So is this incorrect?: This is called the sigmatic future (cf. Greek sigma=s). It has been recorded only in ancient Old Indic (Sanskrit) and Greek...[1] --Espoo (talk) 21:13, 26 September 2010 (UTC)
Looks like it. There is of course Baltic (the sentence continues "...but it is still used by every speaker of Lithuanian today") but probably also Slavic (Old Russian byšęštĭ "future" = "what is about to be"), Celtic (Gaulish pissíiumi "I will see"), and Italic (Umbrian fust "he will be"). What about just omitting the sentence "In Proto-Indo-European, an inflected future tense existed..."? Phrasing it correctly would go a bit beyond the scope of this article. Or we could write something on the lines of "Germanic did not inherit any Proto-Indo-European forms to express the future tense, but innovated by forming it with auxiliary verbs". --ἀνυπόδητος (talk) 08:24, 27 September 2010 (UTC)
I have put this suggestion into the article. Count Truthstein (talk) 19:00, 15 April 2011 (UTC)
I was under the impression that no language on earth had a future tense until about the mid-first millennium BCE. Even though linguists agree that language itself is extremely ancient, and nearly all current features are likely to have existed since time immemorial, the future tense is one of those rare exceptions. Zyxwv99 (talk) 18:56, 3 December 2011 (UTC)

shall be given to !!whomever??? shall have done[edit]

Few things are as infuriating as would-be pedants correcting for grammar and introducing errors. "To whoever shall have done" is correct because "whoever" here is a relative pronoun and the subject of the verb "shall have done". 68.149.127.192 (talk) 06:51, 4 March 2009 (UTC)

I believe Anon 68.149 is correct. It is slightly uncertain whether it is best to treat shall as a verb when it is being used in this special way, but however "whomever shall" would sound ungrammatical to most English speakers who interpret "whom" as an accusative form. "Whoever shall have done the best" is the noun phrase that is governed by "to", and does not change for different cases the way that "who/whom" would. Count Truthstein (talk) 12:35, 4 March 2009 (UTC)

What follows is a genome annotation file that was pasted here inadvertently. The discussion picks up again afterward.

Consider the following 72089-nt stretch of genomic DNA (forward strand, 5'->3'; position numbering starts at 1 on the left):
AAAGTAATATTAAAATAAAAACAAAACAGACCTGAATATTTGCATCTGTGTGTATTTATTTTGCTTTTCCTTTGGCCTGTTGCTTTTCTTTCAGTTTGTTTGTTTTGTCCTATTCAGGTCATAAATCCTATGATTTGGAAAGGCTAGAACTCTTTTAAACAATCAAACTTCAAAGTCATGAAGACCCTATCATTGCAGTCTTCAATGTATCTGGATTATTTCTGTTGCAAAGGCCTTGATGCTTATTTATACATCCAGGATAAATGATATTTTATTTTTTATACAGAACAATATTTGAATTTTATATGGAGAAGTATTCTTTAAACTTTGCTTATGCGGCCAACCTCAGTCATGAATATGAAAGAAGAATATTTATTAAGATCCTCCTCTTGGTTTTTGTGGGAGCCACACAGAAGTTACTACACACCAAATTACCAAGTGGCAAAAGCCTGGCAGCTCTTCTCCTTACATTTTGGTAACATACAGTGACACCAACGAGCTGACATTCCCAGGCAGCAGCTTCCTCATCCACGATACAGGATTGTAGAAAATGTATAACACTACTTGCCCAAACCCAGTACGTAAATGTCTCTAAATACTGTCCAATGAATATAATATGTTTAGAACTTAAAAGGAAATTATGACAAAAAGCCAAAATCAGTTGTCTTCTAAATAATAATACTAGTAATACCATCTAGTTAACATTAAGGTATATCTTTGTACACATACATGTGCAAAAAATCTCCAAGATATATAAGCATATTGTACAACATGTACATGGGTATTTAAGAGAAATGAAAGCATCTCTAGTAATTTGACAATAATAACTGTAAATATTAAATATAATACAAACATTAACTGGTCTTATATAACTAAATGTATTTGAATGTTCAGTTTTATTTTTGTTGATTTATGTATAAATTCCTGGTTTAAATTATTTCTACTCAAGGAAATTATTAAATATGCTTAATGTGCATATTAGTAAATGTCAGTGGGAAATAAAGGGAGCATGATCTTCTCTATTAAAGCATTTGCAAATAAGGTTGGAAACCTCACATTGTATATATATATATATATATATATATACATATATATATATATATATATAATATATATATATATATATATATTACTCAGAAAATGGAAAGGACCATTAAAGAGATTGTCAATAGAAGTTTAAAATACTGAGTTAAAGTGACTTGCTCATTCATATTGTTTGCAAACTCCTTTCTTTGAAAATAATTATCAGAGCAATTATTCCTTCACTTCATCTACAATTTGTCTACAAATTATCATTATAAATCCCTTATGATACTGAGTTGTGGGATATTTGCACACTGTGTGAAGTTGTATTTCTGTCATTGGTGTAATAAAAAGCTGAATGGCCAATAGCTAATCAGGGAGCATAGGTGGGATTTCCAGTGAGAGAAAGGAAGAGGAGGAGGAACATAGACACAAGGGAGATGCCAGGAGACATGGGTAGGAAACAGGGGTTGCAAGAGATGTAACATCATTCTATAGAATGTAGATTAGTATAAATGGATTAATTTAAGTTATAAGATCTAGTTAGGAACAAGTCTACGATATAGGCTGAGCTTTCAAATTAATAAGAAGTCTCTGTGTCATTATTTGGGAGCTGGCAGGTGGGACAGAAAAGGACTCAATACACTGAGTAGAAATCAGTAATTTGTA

Incorrect (You Fail Grammar Forever! ;¬) ) - it is indeed 'whomever' and the case would be dative not accusative, I.E. "To whomever shall ...". —Preceding unsigned comment added by 90.199.145.197 (talk) 01:45, 24 May 2009 (UTC)

Completely Ripped Off "King's English"[edit]

Just about this entire entry is directly lifted from the Fowlers' "King's English"; it's a terrible article, declaring nothing and merely broadcasting, verbatim, what's already been printed (initially, a very long time ago), granting necessary credit along the way. There's no clarification of the early–20th-century work, no real amend to it. I propose a near-total re-write. If this is OK, perhaps I may begin. Thanks.

Shall in the FAA[edit]

In Federal Aviation Regulations, whenever the word 'shall' is used, it means whatever it's referring to is absolutely mandatory. Perhaps this should be added to this page? http://www.faa.gov/air_traffic/publications/atpubs/NTM/not0104.html —Preceding unsigned comment added by 149.72.63.112 (talk) 14:06, 2 December 2009 (UTC)

(Commando303 (talk)) —Preceding undated comment added 02:55, 21 March 2009 (UTC).

Majority?[edit]

"it is largely ignored by American, Irish, and Scottish speakers of English, who are a majority of English-speaking people"

Even if "America" is meant to include Canada, surely England, Australia, India, Nigeria, The Philippines, New Zealand, etc. are going to out number them?

A lot of bits in this article read to me like a justification for why the author doesn't make any distinction between "shall and "will", and a campaign for why others oughtn't to either. —Preceding unsigned comment added by 86.128.223.61 (talk) 00:04, 23 December 2009 (UTC)

I agree. Use of terms like "non-current/former usage" instead of "traditional" or "correct" reveals the article's bias. Yorkshire Phoenix United Kingdom of Great Britain and Northern Ireland God's own county 20:22, 12 September 2010 (UTC)

Negative contractions[edit]